Like a fool I kept trying to take pictures, but every time I looked up from the images on my camera screen, I realized the pictures would never do it justice.  An attempt at a movie was just as futile.

But alas we could not stay too long, because during the night Tim developed minor symptoms of altitude sickness (intense headache, upset stomach, etc.).  So we resolved to descend from Base Camp as soon and as far as possible.   I’m actually really surprised I didn’t have any symptoms myself.  We were sleeping at 4130 m – only a few hundred meters shorter than summits of Mt. Whitney and Mont Blanc.

Descending from the Sanctuary was no easier than going up.   Well, it’s easier cardio work but incredibly tiring on your quads and knees.  But in 5 hours we had traversed what originally took a day and a half, and settled down in Himalaya Hotel (the name of the village – there’s no “hotel”) at 2920m.

There I met a hilarious middle-aged woman from Hong Kong who was trekking the circuit on her own and had done the Everest Base Camp trek the year before.  She taught me my new favorite word, Kokojai, which is supposedly a polite way to say “hey you, guy” in Cantonese.  Come on – say it out loud with your best Chinese accent – it’s fun!

Hey! Kokojai!


More pics from Kiersten and Tim below:

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Into the gates of the sanctuary

Beyond Deorali, the rocky trail climbs through sparse birch and bamboo forests.  There had been a hail storm the previous afternoon (while we were cozily playing cards) so the path was slippery and we had to take our time.  I’ve never been as “sure-footed” as my peers, so the ice probably tacked on an hour to our journey.  Fortunately we convinced a man to cut us some pretty rockin’ Bamboo poles to help with stability!

As we climbed a final hill through the “gates” of the Sanctuary, the Annapurna mountains became visible – and took my breath away.  The mountain views are absolutely awesome (as in “awe-inspiring” not “gnarly dude”).  Imagine marching north for 4 days, surrounded by villages, forests, and green hills, and then suddenly – and it really feels quite sudden – climbing into an amphitheater of the tallest, most impressive mountains you’ve ever seen.

To the east is Machhapuchhre (6997m), which means fishtail in the local language.  Hiunchile (6434m) is to the immediate west, and the panorama also includes Annapurna South (7219m), Annapurna I (8091m – world’s 10th highest peak), Annapurna III (7555m), and Gangapurna (7454m).

Macchapuchare (6997m)

Tim and I were both dragging at this point (thin air) so we decided to stop at Macchapuchare Base Camp for a second breakfast.  Though there are several lodges here, “base camp” is a misnomer, as it is forbidden to climb Macchapuchre.  Again we bumped into our friends Elena and Remco, who had woken up early to see the sunrise from Annapurna Base Camp (ABC) and were on their way back down.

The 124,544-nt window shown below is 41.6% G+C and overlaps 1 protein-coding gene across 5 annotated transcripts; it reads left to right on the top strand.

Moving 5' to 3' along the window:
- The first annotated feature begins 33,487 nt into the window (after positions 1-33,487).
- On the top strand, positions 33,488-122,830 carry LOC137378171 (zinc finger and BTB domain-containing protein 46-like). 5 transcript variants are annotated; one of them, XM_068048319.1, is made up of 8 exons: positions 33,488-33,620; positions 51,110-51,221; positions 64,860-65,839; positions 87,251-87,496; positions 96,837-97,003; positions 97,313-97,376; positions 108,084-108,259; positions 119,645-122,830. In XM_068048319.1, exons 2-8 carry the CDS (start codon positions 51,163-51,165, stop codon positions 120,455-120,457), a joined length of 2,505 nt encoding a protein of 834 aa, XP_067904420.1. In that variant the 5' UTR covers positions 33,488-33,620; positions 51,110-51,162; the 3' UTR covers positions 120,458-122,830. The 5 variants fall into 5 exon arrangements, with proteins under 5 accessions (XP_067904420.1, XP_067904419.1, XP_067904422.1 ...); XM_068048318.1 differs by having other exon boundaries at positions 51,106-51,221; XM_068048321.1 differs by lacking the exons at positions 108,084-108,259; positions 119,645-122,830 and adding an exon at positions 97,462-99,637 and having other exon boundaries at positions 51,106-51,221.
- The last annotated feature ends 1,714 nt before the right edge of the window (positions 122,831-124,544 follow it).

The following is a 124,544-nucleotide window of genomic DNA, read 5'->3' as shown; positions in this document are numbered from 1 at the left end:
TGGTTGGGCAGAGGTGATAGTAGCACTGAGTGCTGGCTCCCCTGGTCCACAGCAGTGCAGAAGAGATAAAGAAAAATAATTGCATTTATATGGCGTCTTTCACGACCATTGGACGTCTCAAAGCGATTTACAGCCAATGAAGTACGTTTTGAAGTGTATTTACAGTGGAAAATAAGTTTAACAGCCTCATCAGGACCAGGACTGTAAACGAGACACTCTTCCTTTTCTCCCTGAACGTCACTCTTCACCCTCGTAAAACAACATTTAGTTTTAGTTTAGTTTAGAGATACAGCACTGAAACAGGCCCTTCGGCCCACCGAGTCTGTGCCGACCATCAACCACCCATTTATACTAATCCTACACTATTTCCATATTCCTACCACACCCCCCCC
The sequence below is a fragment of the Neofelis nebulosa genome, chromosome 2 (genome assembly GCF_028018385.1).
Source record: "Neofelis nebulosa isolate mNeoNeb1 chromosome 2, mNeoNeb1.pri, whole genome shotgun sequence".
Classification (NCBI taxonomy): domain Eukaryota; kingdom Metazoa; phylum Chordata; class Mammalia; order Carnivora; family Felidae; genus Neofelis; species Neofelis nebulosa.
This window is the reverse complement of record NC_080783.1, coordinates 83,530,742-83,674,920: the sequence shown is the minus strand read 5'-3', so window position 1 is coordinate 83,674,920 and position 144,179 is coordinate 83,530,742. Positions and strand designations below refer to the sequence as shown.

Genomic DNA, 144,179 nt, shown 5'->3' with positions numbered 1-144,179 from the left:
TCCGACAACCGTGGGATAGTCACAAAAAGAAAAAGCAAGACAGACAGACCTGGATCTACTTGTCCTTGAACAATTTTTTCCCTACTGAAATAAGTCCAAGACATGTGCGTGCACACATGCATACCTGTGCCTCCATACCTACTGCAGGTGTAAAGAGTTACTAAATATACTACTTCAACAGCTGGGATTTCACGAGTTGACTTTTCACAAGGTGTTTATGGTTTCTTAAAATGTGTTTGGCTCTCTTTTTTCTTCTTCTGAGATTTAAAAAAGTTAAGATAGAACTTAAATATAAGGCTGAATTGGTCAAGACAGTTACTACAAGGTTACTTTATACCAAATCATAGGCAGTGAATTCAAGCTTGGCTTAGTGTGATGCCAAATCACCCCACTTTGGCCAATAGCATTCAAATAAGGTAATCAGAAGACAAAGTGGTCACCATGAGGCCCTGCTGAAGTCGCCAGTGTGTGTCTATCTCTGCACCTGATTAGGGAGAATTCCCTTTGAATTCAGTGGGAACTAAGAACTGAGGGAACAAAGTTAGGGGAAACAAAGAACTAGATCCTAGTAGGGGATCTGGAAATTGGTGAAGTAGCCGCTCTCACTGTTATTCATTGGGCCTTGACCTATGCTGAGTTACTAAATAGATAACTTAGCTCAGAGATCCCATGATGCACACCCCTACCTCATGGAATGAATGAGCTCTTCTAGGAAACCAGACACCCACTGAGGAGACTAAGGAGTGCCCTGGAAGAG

The climb from MBC to ABC is only a gradual 430m, but given the altitude and the fresh snow on the ground (and the fact that we both turned into paparazzi), it took us a good 2 1/2 hours.  But it was 2 and a half hours of spectacular views!

When we climbed the final steps to our destination, Lydia and Jan were already at the camp and pointed out the lodge with the warmest dining room.  (Hey, when it’s minus 10 Celsius, your priorities shift!).  So I hunkered down next to the kerosene heater with my bowl of potato soup, which was more like garlic soup, a jug of hot tea, and a second hot jug of tea.  I spent the afternoon and the evening relaxing in the luxurious comfort of the heated dining room, listening to Lydia and Jan entertain us with tales of their year-long trip around the world and teaching the Nepali guides and porters how to play “BS.”

Hiunchile foreground, Macchapuchare background

I had never been at such a high altitude in my entire life.  I was grateful that we spent some time acclimatizing, and the only effects of the altitude I felt were a runny nose and a suppressed appetite.  I fell fast asleep with two heavy blankets and nearly every layer of clothing I had.  At some point I remember waking up and needing to use the bathroom, but I knew it would be so cold outside that I held it until the morning!  (Really – getting out of my warm covers to use a squat toilet in the dark in -10 degrees was the most depressing thought in the world).

Besides, I was planning on waking up early anyways to see the sunrise over the mountains…

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On day 4 we marched from Bamboo to Deurali (3200m/10,500 ft).  We probably could have gone further under normal circumstances, but given that you run the risk of altitude sickness if you ascend too quickly over 3000m, we decided to take it slow and steady and soak up the surroundings.